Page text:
TLC: ‘TLC’ — Album Review


Released: June 30, 2017

TLC were one of the biggest names in hip-hop culture during the 90s and early 00s. I can bet y’all kiddies would know at least ONE TLC song, and lip-sync the SHIT out of the track, because, truth be told, their formula to making a cheerful yet empowering jam was impeccable. Their touch to creating a juicy, well-rounded song was quite a special trait, considering that a lot of R&B and Hip-Hop music these days are pretty… well, you get the picture. But due to the extremely tragic death of third member in 2002—the iconic Lisa “Left Eye” Lopes—the fundamental question of TLC’s persistence to continue on as a two-piece band was up in the air. Whether Lisa had less lines in one song, or more in the other, TLC was a three-piece, and that’s that.

But looking forward—nearly 15 F-ing years since their last record—TLC have made a final comeback with their fourth studio album, simply titled TLC, which is a pretty simple yet effective finish. Considering that this was aided by a GoFundMe campaign to celebrate the essence of TLC and their legacy, you can tell that TLC are here to deliver two things; one, they are still one of the biggest and greatest girl groups in her-story (yes Ms. Thang), and two, it’s all for the fans. And that’s that. But one thing is for sure, they don’t need “No Introduction” (no puns intended). As the dark, grim R&B tune says, “We don’t need no introductions, We Back.” I think it’s pretty easy to understand that, well, TLC are back and they’re not gon’ play!

But one track into the album and we’re already swinging back with the classic synths and R&B frills that brought TLC to prominence, particularly in the nostalgic throwback, “Way Back”, which features the OG himself Snoop Dogg. Speaking of throwbacks, my absolute favourite on here is, in fact, a track that completely breaks the typical TLC formula and samples the classic disco anthem “September”. And what am I talkin’ bout exactly? Ohh, just the infectious tune “It’s Sunny”, which is complete FIRE to the CORE BETCH! I was completely sold by the overall production, especially with T’Boz’s and Chilli’s vocal deliveries, which have showcased how damn crystal clear they have aged since their hey-days!

But with every TLC album comes with the quintessential empowerment anthems, and that’s where “Haters” and “Perfect Girls” come into play. The girls are never afraid to change up their warm “love yourself” formula, though this time round, they decided to ride the wave of their contemporaries and fit the typical trend of the 2010s, and that’s why the R&B-induced “Haters” is quite boppin’ to jam out to. Same goes to “Perfect Girls”, but unlike the cheesy polish “Haters” manages to convey, this subtle melodic number keeps a more serious tone that was first shown onto their classics like “Unpretty” and “Diggin’ on You”. This is definitely a highlight to the record, and definitely one of their better releases.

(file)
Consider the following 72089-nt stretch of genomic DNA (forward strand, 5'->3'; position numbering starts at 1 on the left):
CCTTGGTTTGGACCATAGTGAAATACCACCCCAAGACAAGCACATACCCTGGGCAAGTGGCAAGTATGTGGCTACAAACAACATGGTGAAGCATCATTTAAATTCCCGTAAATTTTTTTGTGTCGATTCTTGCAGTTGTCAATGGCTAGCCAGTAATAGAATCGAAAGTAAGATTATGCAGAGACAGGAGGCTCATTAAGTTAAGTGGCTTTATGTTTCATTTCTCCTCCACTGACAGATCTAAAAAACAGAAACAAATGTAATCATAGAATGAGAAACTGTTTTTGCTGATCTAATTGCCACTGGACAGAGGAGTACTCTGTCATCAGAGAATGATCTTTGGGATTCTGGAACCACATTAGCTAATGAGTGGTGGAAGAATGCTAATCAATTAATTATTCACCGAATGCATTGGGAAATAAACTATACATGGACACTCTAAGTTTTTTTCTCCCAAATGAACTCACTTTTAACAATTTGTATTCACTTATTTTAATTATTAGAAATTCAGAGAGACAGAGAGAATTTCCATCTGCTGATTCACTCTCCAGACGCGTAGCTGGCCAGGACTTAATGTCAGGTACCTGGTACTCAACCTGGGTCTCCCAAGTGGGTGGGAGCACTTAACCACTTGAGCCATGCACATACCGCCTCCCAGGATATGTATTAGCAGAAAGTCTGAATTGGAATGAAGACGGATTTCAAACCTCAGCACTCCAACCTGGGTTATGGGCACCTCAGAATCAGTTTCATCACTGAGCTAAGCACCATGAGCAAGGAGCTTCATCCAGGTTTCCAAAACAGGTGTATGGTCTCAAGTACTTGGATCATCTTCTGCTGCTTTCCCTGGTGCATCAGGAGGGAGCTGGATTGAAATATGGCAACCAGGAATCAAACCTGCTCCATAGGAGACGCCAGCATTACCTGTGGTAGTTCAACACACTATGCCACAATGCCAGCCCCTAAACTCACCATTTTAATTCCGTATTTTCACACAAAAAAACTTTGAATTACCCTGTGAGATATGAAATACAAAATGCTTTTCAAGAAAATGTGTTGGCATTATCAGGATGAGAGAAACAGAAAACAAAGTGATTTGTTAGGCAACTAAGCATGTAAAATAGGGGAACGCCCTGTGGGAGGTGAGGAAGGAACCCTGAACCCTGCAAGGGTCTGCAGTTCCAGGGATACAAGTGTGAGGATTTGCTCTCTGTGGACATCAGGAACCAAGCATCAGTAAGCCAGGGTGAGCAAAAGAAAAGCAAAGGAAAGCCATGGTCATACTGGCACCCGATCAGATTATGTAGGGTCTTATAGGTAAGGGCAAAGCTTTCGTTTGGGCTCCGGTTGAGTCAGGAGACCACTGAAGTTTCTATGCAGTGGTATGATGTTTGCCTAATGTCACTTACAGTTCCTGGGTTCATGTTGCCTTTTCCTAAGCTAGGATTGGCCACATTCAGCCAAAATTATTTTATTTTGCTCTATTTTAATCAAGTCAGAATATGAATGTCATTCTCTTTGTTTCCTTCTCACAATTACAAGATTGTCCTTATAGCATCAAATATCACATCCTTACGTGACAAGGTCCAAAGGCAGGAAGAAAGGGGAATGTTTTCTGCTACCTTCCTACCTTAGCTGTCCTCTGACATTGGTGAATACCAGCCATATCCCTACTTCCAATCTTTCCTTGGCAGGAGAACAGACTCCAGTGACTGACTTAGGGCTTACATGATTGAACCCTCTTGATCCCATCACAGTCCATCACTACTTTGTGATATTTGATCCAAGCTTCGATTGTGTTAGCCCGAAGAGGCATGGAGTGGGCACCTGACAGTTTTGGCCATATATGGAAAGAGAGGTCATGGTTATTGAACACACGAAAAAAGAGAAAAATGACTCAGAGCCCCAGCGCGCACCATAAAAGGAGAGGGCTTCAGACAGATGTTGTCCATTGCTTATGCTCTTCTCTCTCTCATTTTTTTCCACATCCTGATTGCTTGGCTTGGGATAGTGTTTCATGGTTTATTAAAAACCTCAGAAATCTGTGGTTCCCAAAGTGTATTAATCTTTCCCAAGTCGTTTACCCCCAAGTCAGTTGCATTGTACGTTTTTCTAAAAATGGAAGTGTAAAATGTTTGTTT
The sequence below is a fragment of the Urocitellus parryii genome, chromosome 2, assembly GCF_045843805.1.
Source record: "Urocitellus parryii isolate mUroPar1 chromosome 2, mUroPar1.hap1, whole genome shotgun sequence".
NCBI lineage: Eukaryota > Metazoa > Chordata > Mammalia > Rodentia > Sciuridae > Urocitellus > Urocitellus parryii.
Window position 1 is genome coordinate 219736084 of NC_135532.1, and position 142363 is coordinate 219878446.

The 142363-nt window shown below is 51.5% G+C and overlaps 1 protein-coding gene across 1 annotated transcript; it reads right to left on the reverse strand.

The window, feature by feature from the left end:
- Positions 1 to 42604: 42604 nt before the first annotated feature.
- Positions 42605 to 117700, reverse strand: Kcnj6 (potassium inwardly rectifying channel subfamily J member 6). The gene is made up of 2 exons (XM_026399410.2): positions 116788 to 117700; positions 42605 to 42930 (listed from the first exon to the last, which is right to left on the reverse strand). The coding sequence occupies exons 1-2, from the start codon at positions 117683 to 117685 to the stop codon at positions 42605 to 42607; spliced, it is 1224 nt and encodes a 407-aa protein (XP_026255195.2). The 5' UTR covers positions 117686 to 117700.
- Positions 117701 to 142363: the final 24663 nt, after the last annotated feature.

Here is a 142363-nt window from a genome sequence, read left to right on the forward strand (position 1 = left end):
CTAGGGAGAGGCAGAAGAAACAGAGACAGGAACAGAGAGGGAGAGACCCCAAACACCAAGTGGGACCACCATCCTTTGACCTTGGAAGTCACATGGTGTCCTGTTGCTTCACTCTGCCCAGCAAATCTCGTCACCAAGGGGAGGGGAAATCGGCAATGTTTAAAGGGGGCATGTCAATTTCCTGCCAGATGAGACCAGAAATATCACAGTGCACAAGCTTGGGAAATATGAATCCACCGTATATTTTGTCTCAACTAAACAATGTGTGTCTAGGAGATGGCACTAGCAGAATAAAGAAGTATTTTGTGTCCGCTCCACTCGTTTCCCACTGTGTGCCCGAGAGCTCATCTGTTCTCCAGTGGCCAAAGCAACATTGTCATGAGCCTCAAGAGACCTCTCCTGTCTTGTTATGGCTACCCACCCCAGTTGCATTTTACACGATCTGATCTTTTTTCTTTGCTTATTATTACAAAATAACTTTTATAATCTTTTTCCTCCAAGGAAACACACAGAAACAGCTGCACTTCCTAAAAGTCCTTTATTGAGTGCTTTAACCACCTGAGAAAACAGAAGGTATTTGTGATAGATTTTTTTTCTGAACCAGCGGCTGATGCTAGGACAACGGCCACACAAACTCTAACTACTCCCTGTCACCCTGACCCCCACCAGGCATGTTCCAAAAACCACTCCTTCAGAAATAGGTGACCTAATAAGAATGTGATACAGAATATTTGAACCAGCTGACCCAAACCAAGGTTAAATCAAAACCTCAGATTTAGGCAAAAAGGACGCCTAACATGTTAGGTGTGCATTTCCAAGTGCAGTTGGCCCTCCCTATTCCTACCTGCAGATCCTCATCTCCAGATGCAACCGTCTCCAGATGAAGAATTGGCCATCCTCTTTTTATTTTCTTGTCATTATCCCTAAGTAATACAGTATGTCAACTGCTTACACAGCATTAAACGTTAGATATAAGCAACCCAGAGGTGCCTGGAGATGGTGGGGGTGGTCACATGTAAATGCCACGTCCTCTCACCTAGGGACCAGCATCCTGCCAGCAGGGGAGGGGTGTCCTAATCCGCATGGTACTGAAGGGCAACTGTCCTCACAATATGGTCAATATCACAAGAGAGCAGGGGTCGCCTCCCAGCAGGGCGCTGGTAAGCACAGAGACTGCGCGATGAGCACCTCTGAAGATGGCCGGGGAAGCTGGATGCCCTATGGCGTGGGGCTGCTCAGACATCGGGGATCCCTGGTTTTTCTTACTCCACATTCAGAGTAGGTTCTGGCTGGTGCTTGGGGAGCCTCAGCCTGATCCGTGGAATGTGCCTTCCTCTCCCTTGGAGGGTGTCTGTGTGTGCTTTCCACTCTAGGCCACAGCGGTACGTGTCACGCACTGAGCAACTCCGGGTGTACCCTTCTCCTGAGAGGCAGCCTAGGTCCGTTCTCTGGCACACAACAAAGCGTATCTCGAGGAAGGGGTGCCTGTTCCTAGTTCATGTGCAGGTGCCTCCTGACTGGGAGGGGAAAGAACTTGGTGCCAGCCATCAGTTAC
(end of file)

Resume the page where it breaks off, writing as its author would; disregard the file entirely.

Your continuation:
Unfortunately, tracks like “Scandalous” and “Aye Muthafucka” are pure fillers. They’re not even fillers; there quite useless to be honest. And, lemme say this; I get it. It’s suppose to be the “Silly Ho”‘s to this record, but Ms. Thang… No… uuhhh nuuhhh… Goodbye. But aside from these tracks, TLC is a pretty good darn record to jam to, especially if you’re someone like me that want’s to remember the goodness that the girl-group first came out with. TLC have managed to master a pretty memorable and nostalgic listen with tracks like “Way Back” and “Perfect Girls”, and to an extent, it’s a very triumph closure to one of the greatest girl groups that ever lived! Of course, TLC will never be the same as they were, especially with the absence of the late Left Eye, but this is a stunning collection that needs to be taken fully adsorbed to understand. It may have been risky, but it’s well-executed and performed! Two ticks gurls!

Track List (Bold means best tracks):

  1. No Introduction
  2. Way Back (feat. Snoop Dogg)
  3. It’s Sunny <<Liam’s favourite>>
  4. Haters
  5. Perfect Girls
  6. Interlude
  7. Start a Fire
  8. American Gold
  9. Scandalous
  10. Aye Muthafucka
  11. Joy Ride



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